JULIAN, W.Va. -- Hours after Massey Energy and Alpha Natural Resources shareholders approved the $8.5 billion deal for Alpha to acquire Massey, Alpha CEO Kevin Crutchfield said his company was committed to "running right."
"We'll be doing great things for safety, the environment and the communities where we operate," Crutchfield said in a prepared statement at Massey's regional headquarters in Boone County.
Crutchfield, Senate president and Acting Gov. Earl Ray Tomblin, and a slew of state and local officials attended the unveiling of an Alpha sign outside the building on Wednesday. The name of the road leading up to the building was changed from Morgan Massey Drive -- for the longtime Massey president -- to Running Right Way, in honor of Alpha's safety program.
Later, Crutchfield offered a more concrete example of how Alpha would distance itself from Massey, saying that Massey vice president of operations Chris Adkins would not be continuing with Alpha after the merger.
Alpha spokesman Ted Pile confirmed that announcement, initially reported by National Public Radio. Crutchfield told NPR, "Chris [Adkins] will not be joining Alpha. I'm not going to say anything more about it."
The independent investigation into the Upper Big Branch Mine Disaster led by longtime mine safety advocate Davitt McAteer, had criticized Alpha's plan to place Adkins as co-director of Running Right after the acquisition.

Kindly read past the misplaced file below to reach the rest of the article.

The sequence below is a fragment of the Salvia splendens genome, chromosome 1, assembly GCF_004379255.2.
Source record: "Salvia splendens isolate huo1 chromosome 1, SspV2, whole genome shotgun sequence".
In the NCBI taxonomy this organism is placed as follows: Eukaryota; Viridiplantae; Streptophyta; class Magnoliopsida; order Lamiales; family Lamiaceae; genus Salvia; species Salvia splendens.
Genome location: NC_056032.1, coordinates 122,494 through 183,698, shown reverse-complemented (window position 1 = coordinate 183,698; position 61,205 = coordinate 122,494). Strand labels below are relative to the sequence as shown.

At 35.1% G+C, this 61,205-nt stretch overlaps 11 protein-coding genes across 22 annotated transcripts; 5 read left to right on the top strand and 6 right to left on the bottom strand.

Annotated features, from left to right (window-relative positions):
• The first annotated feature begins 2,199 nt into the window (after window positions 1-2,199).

According to McAteer's report, Crutchfield said he "Can't think of two better individuals to lead this effort," of Adkins and the Alpha executive who was to share the responsibility of Running Right with him.
Other Massey officials, including Shane Harvey, Chris Blanchard and Jason Whitehead, have been previously announced to be joining Alpha. All three were also involved with Upper Big Branch.
When asked if he had any concerns about Alpha putting Massey officials who were in charge of Upper Big Branch into positions of authority, Tomblin said, "I think that is one of those things that Alpha will have to determine if the people are doing the jobs they are supposed to be doing."
"We're all very excited that Alpha Natural Resources is once again re-establishing itself as a domestic industry leader right here in West Virginia," Tomblin said at the press conference. "I know that Alpha understands our obligation to take care of the men and women who work every day to provide energy mining coal for us."
More than 10 state and local officials attended the ceremony, including Sen. Ron Stollings, D-Boone, Sen. Corey Palumbo, D-Kanawha, Keith White, D-Mingo, and Kanawha County Commissioner Dave Hardy, who has represented Massey in court.
"We do have a lot of officials here and I think it shows the support, not only at the state level but at the county level, what we feel about coal mining and coal miners' jobs in Southern West Virginia," Tomblin said.
"We are absolutely committed to Running Right. In all aspects of our business it's the right thing to do by our employees, our business and the communities where we operate. It's also good for all of our stakeholders. Together we will set and achieve high standards for safety and the environment," Crutchfield said. "And we are going to involve everyone in this process. Everyone is going to have a voice."
After the ceremony Crutchfield avoided questions from local reporters, walking directly into the building with the politicians and leaving reporters outside.